What Feedback Is and Isn’t Feedback is one aspect of the coaching process Feedback is not positive or negative it is supportive or corrective – both are POSITIVE Supportive feedback reinforces a specific behavior Corrective feedback provides an opportunity to recognize that a change in behavior is appropriate
Why We Avoid Providing Feedback You think the employee should know that there is a problem You think if you deal with the problem, the situation may create more conflict, entrenched positions, and take a major diversion of your attention. Conviction that the other person won’t change Conviction that the situation won’t change It is easier to accept the status quo
Outcomes of Effective Coaching/Feedback Results in positive change and strengthened commitment Produces or maintains a positive work relationship Two-way communication built on mutual trust and respect Focused on problem solving and overcoming resistance to change
Benefits of Providing Feedback Feedback becomes easier through practice You feel greater freedom to take action in tough situations (permission) You prevent situations from escalating into crises You engage in more productive interactions You strengthen your workplace relationships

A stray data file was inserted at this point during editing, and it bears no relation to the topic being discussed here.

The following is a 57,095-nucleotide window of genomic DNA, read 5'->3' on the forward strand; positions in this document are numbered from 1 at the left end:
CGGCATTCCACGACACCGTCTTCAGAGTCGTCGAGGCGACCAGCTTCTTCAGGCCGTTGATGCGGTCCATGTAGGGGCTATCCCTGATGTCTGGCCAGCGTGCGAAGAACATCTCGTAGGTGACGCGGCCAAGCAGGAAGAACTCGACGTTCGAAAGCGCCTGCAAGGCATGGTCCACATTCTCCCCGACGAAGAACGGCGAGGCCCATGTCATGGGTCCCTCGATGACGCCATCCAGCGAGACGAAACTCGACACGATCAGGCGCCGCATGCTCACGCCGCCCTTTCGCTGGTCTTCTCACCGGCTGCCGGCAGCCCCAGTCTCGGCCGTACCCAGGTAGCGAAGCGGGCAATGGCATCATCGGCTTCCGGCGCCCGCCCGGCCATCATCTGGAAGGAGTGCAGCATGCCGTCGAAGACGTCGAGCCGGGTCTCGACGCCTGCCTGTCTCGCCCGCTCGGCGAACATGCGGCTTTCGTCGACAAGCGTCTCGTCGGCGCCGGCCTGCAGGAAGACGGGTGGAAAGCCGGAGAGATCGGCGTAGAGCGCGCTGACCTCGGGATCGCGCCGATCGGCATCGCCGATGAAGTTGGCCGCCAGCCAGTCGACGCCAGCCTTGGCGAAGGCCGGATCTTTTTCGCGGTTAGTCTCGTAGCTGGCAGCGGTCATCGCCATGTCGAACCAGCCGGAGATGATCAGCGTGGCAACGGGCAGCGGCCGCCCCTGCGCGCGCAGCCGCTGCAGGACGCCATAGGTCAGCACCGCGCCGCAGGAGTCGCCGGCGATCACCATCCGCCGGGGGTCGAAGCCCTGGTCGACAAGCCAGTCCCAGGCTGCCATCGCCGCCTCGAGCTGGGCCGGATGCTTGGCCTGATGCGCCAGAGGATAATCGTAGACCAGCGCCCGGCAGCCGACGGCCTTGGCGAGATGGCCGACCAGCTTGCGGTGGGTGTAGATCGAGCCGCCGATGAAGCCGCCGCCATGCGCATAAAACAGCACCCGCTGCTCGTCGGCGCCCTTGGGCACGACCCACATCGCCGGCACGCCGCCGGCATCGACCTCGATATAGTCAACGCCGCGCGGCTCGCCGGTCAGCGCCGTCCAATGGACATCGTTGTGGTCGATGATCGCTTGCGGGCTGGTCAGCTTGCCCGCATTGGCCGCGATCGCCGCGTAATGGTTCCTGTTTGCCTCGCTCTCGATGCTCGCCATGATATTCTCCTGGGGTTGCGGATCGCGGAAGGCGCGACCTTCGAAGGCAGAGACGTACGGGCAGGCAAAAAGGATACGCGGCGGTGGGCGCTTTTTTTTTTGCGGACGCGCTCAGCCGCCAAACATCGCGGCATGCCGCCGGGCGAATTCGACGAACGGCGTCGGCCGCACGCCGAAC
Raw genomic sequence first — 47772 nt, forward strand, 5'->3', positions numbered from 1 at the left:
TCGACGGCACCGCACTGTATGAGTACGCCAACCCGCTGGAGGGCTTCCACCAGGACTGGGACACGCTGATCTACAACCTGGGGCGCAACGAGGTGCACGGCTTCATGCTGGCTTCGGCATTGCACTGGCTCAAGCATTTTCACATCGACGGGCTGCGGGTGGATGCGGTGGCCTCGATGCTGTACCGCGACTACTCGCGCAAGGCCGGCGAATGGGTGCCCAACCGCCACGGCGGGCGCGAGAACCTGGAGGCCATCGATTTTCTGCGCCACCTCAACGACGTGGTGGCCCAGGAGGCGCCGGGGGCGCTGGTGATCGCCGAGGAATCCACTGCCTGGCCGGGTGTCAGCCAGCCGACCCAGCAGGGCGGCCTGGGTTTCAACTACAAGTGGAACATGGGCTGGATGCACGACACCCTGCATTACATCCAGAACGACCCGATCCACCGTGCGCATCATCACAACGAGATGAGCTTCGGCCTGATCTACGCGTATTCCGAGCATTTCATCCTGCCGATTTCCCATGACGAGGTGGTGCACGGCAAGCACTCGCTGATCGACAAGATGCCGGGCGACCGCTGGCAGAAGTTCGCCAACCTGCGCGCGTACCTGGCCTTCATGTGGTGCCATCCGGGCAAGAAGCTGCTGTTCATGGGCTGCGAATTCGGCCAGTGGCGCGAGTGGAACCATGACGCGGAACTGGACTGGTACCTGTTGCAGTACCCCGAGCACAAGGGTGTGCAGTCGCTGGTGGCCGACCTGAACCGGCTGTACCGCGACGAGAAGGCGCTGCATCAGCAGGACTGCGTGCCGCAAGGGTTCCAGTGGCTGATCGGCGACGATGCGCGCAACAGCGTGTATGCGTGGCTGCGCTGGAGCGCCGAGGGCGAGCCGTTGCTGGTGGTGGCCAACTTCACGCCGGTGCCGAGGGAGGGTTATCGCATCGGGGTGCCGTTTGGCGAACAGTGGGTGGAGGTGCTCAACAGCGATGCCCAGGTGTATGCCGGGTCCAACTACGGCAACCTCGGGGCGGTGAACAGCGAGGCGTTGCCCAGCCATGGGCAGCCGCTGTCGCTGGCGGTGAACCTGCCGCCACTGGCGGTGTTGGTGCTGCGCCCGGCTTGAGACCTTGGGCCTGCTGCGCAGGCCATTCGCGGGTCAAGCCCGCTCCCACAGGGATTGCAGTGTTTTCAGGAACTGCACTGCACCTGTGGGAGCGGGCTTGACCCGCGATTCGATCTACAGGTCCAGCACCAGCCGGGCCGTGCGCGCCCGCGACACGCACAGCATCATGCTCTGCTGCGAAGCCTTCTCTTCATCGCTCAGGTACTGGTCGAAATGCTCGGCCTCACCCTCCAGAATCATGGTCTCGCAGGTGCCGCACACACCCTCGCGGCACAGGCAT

Steps Before Scheduling a Coaching/Feedback Session Observe behavior Avoid premature judgments Look at own behavior Schedule meeting (informal or formal)
During Coaching/Feedback Session Listen actively Ask right questions Advocate opinions Give feedback Secure feedback Build agreement
Consider Regular Feedback Sessions Create agenda together Opportunity to address issues before they become problems Demonstrate to employees that you care – you value and respect them as a colleague Build a working partnership between “supervisor” and employee Opportunity to improve performance and results
Corrective Feedback Requires: Intention and Attention Plan your feedback What are the facts of the situation? Is this a can’t do or won’t do situation? How will the employee see the situation? Ask yourself what role you played in creating the situation? Training? Instructions? Resources? What supportive feedback can I provide? What corrective feedback can I provide?
Can’t Do or Won’t Do Problem? Can't Do Never had skill or some of the skill was lost Never had knowledge or some of the knowledge was lost Situation was new Skills did not or are not transferable Won't Do Has the needed skills Has the needed knowledge Situation is familiar Skills did or are transferable
Solving Can’t Do Problems Resources – Were they available? Expectations - Were they clear? Training – What training was available or can be made available? Ability – Can the employee learn the skill?
Feedback Guidelines Determine the appropriate time and place Deal with specifics – not mixed messages Focus on behaviors not attitudes (you can’t be the judge) Keep feedback impersonal Ask employee for input and approach for solving problem Listen to employee’s perspective
Feedback Guidelines Ask for feedback (what could you have done differently to avoid this situation) Come to agreement on how to solve problem Summarize suggestions/agreement Follow up with action plan